But maybe I’m just paranoid.

Or maybe that’s not a ‘maybe’…

* * *

And speaking of technology… there’s a new discussion over at the Virtual Backyard Book Club:  Aydan’s Tech Gadgets – Love ‘Em Or Hate ‘Em?  Click here to have your say!

Zen, Shmen.

Sometimes a lifetime of voracious reading is an advantage; other times, not so much.  On the upside, as long as I have a book (or newspaper or magazine or propaganda pamphlet or even a shampoo bottle with text on the label) I’ll never be bored.

On the downside, having a bottomless well of trivia in one’s brain isn’t all it’s cracked up to be.  I know what to do in just about any situation, but it’s not always practicable to do it.

For example, I know how to make a gas mask out of an empty bleach bottle, a bulletproof vest out of Bibles, and a deadly weapon out of a newspaper.  I sincerely hope I’ll never be in a situation where I need these skills.  But if I were, I suspect that the chances of actually having an empty bleach bottle, a stack of Bibles, or a newspaper are slim to none.

In the non-lethal side of my reading, I’ve also absorbed a startling variety of random information:  Business and marketing and writing tips out the ying-yang, of course; but also fascinating factoids on everything from neuroplasticity, Buddhism, and quantum physics to Wicca, time management, and mindfulness meditation.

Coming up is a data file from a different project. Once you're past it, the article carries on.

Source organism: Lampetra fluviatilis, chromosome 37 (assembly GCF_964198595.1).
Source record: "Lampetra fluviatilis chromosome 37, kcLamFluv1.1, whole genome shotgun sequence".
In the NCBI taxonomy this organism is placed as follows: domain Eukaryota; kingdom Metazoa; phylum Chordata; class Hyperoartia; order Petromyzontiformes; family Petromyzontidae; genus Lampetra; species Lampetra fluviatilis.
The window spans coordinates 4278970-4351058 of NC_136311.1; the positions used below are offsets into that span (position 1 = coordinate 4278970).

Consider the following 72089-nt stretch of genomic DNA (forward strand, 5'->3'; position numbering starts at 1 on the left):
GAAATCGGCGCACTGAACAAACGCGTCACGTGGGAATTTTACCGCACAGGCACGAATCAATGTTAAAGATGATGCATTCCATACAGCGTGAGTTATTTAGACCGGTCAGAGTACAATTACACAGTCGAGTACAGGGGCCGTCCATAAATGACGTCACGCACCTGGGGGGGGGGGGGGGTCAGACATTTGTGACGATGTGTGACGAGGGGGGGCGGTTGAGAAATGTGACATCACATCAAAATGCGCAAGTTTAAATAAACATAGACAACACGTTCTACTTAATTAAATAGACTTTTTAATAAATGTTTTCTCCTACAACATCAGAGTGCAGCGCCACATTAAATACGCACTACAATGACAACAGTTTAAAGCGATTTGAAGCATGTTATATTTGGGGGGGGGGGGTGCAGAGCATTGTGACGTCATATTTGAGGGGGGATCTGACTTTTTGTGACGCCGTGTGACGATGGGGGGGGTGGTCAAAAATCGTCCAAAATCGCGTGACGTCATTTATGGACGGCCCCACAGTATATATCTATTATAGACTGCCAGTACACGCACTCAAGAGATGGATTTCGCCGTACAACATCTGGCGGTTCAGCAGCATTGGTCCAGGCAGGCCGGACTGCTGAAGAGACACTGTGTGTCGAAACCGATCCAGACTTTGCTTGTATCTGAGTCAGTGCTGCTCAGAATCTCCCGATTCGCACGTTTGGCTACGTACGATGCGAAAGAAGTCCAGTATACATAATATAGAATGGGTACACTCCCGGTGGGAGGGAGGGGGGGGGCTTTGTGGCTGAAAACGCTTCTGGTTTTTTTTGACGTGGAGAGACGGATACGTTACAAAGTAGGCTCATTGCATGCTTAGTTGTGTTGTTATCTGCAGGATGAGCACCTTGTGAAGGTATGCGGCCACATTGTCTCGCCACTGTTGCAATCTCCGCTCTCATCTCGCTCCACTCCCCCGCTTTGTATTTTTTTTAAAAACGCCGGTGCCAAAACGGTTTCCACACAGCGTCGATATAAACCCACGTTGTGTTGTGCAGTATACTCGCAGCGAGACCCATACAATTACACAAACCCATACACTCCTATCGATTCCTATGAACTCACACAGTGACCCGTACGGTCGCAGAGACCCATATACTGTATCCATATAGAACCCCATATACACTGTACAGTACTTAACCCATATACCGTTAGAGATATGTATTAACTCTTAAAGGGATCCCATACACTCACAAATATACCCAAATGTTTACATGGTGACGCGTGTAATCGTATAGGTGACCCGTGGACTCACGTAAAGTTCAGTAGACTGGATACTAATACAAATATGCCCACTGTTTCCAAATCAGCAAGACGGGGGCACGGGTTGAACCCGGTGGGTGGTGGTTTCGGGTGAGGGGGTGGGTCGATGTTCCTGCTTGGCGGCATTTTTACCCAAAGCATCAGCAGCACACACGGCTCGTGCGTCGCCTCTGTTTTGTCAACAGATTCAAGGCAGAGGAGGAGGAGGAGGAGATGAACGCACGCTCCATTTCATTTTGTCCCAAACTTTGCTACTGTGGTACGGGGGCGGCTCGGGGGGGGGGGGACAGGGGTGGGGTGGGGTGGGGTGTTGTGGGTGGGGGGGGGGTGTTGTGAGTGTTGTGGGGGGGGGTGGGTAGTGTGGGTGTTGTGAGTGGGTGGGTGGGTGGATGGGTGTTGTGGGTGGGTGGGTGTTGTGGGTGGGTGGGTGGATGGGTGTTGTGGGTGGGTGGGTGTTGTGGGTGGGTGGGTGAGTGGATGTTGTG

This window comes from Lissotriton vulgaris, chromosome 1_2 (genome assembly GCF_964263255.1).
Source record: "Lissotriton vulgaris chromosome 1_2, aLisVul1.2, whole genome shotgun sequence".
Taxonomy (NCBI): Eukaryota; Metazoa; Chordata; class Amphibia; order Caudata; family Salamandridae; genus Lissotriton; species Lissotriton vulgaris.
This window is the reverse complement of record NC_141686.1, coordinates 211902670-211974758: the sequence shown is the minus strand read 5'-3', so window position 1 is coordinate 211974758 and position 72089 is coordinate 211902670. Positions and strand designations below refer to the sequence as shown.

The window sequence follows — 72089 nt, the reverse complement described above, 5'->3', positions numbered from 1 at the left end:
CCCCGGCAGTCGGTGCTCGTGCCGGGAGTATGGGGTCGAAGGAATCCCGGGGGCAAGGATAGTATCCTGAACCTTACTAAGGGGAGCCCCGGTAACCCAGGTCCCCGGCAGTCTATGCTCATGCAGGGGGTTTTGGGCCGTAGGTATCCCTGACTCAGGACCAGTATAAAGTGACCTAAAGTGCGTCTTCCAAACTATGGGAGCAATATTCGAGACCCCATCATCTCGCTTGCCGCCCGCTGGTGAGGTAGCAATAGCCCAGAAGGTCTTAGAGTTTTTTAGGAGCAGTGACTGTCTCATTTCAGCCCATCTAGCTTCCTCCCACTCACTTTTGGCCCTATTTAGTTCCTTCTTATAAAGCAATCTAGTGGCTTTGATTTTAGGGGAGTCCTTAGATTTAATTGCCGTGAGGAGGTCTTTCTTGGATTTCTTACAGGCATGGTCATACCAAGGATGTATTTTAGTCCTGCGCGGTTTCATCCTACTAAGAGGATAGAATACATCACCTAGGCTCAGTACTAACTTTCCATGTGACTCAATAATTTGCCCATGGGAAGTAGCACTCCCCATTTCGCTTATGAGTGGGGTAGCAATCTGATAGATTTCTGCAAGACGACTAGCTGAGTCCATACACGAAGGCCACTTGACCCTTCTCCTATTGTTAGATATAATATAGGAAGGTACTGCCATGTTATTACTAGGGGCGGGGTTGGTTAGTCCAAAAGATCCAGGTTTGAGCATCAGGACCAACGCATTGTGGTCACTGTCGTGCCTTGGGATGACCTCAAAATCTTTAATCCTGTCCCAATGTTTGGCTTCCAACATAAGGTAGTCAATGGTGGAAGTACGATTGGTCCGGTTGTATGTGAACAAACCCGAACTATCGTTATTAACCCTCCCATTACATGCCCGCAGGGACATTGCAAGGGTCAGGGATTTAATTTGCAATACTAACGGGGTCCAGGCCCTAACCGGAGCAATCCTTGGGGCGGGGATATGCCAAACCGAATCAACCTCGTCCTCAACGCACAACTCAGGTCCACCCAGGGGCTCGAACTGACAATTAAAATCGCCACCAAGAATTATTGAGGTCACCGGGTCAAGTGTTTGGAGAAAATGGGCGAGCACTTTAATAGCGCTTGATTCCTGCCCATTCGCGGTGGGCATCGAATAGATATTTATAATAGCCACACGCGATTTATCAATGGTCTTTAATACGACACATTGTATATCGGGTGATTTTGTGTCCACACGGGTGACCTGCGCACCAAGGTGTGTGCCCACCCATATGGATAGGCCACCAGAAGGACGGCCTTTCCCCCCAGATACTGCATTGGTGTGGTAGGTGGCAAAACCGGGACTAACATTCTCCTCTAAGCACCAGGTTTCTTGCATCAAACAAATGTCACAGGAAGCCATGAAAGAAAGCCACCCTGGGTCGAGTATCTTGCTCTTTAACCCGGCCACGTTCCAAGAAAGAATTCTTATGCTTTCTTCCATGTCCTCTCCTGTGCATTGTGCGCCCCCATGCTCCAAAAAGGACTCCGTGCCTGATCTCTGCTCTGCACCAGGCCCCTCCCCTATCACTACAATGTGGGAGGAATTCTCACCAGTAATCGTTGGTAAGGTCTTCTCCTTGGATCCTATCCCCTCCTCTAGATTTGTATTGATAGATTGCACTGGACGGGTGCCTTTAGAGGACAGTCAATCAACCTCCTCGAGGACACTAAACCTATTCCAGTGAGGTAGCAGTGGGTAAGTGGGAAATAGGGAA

The latter two came to mind last weekend while I was broiling in my car at a dead stop in bumper-to-bumper traffic.  There’s something about a traffic jam that ratchets my blood pressure up to Vesuvius levels.  It’s part claustrophobia and part resentment over the waste of my all-too-scant ‘spare’ time.

The time management books tell me that sitting in traffic is an ideal time to plan to-do lists and so forth, but I think they underestimate my powers of concentration.  (Which is a polite way to say I’m incapable of driving and thinking at the same time.)  If I started plotting Book 12 while sitting in a traffic jam, I’d blink back to reality two hours later still parked in the same place while infuriated drivers honked and swerved around me, spewing invective and flipping me the universal gesture of fellowship and goodwill.

Or how about Zen and mindfulness?  I should ‘be in the moment’.  There was no emergency; I wasn’t late for any appointments; and there were absolutely no negative consequences that could result from my slowdown.  I should just breathe.  Relax and enjoy the downtime.

Zen, shmen.  I knew a detour that would take me to my destination via the back ways and save me oodles of time!

Or not.

In the traffic jam, I had noticed that the black minivan ahead of me had a distinctive set of those little family-caricature decals on the back.  When I finally made it to my destination half an hour after winding through a series of convoluted back streets, guess what I saw in front of me?  That same damn minivan.  Apparently it took precisely the same amount of time to inch through the traffic jam as it had taken me to follow my complicated detour.